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The picture was taken in Plön and he is wearing:

RAO4; KO3; Dienstauszeichnung; 1870/71 medal ? ; one of the 1866 crosses? 

so I concluded it has to be Oberstleutnant Billig, cause the decorations would fit; he might got the OV3 WF3a after the picture was taken.

could this be a possibility or could I be wrong?

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(entry from the 1914 ranklist)

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image.thumb.png.e1618815cb7c1366402e7ed8d3013190.png

Edited by Utgardloki
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Oberst Boeckh (18.11.37-4.11.1908) spent much of his career with the corps of cadets from early 1866 onwards. Although he returned to his regiment, the Kaiser Franz Garde-Grenadier-Regiment for the campaign in Bohemia in 1866 (fighting at Alt-Rognitz and Königgrätz), he remained at the cadet school in Wahlstatt during the Franco-German war. He served at Plön for numerous years, starting in 1873, becoming the commander there on 22 January 1880 as a Major. He left some ten years later as a charakterisierter Oberst on 18 October 1890 to become the director of the military orphanage in Potsdam. Retiring on 27 September 1893, he died in Berlin in 1908.

Regards

Glenn

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Thanks a lot,

I am buying more photographs lately, but my knowledge about 19th to early 20th- century photography is quite limited.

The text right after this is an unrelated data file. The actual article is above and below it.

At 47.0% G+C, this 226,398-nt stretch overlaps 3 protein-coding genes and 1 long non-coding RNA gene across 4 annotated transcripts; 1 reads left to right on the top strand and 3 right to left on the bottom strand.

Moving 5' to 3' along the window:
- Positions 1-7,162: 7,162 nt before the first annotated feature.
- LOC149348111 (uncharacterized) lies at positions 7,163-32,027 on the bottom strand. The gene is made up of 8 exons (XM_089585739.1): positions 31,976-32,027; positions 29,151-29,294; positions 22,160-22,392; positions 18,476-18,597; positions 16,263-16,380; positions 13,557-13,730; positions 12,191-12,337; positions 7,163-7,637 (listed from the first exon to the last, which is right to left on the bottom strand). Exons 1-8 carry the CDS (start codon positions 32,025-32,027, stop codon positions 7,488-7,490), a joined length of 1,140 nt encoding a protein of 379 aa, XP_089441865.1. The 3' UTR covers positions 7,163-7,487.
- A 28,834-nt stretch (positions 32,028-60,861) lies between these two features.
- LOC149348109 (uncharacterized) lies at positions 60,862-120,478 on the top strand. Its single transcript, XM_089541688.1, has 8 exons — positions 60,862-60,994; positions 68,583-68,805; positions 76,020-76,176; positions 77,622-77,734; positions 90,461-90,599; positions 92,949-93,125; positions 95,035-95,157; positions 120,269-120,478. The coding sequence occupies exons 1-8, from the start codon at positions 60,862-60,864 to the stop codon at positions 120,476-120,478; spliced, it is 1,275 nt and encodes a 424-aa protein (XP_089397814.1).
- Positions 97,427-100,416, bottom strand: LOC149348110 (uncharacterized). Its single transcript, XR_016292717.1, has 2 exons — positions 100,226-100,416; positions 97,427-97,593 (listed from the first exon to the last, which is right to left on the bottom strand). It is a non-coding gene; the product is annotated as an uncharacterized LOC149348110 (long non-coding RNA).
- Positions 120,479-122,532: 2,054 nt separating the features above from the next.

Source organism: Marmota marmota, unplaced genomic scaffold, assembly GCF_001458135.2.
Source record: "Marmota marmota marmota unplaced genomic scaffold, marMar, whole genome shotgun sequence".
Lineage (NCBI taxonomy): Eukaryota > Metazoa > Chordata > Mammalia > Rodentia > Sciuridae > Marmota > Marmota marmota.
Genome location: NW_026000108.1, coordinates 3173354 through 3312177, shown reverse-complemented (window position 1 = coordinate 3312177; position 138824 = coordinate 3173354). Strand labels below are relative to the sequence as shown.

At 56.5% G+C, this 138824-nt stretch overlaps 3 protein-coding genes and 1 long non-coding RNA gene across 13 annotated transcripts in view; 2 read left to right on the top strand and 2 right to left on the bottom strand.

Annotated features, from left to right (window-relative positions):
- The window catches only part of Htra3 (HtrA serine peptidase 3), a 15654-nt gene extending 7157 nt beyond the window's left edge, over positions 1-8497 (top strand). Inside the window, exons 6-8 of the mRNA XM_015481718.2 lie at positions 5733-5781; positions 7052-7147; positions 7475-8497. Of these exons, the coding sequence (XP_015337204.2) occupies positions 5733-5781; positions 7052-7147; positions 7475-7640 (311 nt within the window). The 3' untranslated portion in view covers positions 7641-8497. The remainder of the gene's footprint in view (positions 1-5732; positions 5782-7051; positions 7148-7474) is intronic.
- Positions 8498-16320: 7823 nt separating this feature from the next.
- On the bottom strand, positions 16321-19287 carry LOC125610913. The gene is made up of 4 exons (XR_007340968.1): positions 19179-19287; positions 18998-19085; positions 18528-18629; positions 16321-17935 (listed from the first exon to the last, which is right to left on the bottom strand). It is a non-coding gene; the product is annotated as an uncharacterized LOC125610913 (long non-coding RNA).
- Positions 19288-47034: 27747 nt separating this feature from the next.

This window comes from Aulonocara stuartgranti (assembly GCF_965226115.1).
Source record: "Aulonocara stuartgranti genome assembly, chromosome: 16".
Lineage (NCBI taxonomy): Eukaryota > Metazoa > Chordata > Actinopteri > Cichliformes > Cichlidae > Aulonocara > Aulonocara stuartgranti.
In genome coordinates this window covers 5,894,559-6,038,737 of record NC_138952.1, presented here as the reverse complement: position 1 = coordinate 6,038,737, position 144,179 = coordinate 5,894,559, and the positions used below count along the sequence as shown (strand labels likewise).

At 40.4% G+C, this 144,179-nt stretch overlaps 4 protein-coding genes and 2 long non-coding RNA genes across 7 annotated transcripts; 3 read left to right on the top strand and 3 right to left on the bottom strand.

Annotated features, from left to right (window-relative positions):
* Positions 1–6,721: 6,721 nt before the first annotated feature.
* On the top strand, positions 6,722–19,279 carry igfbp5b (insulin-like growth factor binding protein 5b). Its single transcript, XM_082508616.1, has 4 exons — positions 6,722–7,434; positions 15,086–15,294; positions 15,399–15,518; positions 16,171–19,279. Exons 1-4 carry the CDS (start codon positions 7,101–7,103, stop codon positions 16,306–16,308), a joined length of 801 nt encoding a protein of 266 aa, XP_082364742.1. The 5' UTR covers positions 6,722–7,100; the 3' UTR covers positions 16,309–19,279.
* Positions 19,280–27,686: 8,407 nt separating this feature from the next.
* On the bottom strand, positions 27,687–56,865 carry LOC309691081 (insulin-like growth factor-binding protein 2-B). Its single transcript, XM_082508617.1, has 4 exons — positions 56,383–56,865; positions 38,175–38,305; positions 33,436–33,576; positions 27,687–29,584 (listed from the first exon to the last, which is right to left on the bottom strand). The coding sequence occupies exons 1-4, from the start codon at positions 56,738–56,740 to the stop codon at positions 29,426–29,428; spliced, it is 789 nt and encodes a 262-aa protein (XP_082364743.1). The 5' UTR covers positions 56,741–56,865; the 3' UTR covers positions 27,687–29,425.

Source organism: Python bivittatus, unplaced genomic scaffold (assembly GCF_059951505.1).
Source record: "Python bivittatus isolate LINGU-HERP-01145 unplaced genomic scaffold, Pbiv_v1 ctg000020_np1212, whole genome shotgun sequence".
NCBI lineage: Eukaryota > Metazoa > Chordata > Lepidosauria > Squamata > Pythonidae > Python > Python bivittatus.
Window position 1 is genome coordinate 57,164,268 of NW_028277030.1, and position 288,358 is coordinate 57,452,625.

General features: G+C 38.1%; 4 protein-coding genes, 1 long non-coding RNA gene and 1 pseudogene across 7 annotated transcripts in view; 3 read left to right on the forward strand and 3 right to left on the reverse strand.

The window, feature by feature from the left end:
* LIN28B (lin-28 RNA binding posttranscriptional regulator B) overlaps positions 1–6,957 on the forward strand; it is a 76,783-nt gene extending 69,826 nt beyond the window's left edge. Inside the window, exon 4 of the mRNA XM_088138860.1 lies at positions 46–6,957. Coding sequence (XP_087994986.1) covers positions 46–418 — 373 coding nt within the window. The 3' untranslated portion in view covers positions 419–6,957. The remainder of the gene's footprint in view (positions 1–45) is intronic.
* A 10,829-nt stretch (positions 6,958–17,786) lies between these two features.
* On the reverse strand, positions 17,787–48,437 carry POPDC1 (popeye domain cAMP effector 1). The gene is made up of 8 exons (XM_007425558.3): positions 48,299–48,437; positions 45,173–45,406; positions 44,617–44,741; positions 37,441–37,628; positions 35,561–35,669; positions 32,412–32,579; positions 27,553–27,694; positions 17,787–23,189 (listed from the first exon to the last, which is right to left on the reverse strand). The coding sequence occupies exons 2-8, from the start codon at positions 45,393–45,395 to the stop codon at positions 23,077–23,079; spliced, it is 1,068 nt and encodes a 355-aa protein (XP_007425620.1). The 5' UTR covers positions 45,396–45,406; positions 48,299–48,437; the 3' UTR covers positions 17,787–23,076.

I would be thankful for any suggestions on good books about the topic.

Edited by Utgardloki
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Helo!

 

19 hours ago, Glenn J said:

Oberst Boeckh (18.11.37-4.11.1908) spent much of his career with the corps of cadets from early 1866 onwards. Although he returned to his regiment, the Kaiser Franz Garde-Grenadier-Regiment for the campaign in Bohemia in 1866 (fighting at Alt-Rognitz and Königgrätz), he remained at the cadet school in Wahlstatt during the Franco-German war. He served at Plön for numerous years, starting in 1873, becoming the commander there on 22 January 1880 as a Major. He left some ten years later as a charakterisierter Oberst on 18 October 1890 to become the director of the military orphanage in Potsdam. Retiring on 27 September 1893, he died in Berlin in 1908.

Regards

Glenn

Hi Glenn!

I can add, he promoted to Oberstleutnant April 5, 1884

Edited by The Prussian
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  • 1 year later...
On 05/01/2021 at 09:00, Glenn J said:

(...) he remained at the cadet school in Wahlstatt during the Franco-German war.

Which, for those who didn't hear this before, made him a recipient of the 1870/71 medal in steel on the combatant ribbon, while officials, civil doctors/medics and members of the "Freiwillige Krankenpflege" that were close to the frontline in France, would receive same medal on the non-combatant ribbon...

 

:wacky:

 

According to my sources, a total of 341,949 such medals was awarded to soldiers that stayed "at home", while the other group to receive steel medals, officials and civil medics, were no more than 57,094 persons, including an unknown number of females.

 

See Gerd Scharfenberg and Klaus-Peter Merta: Die „Medaille zur Erinnerung an des Hochseligen Kaisers und Königs Wilhelm I., des Großen, Majestät“ – Zum 100jährigen Stiftungsjubiläum der „Kaiser-Wilhelm-Erinnerungsmedaille“ (sog. „Zentenarmedaille“). In: Orden-Militaria-Magazin No. 77, Steinau 1997. p. 1–34.

 

Edited by saschaw
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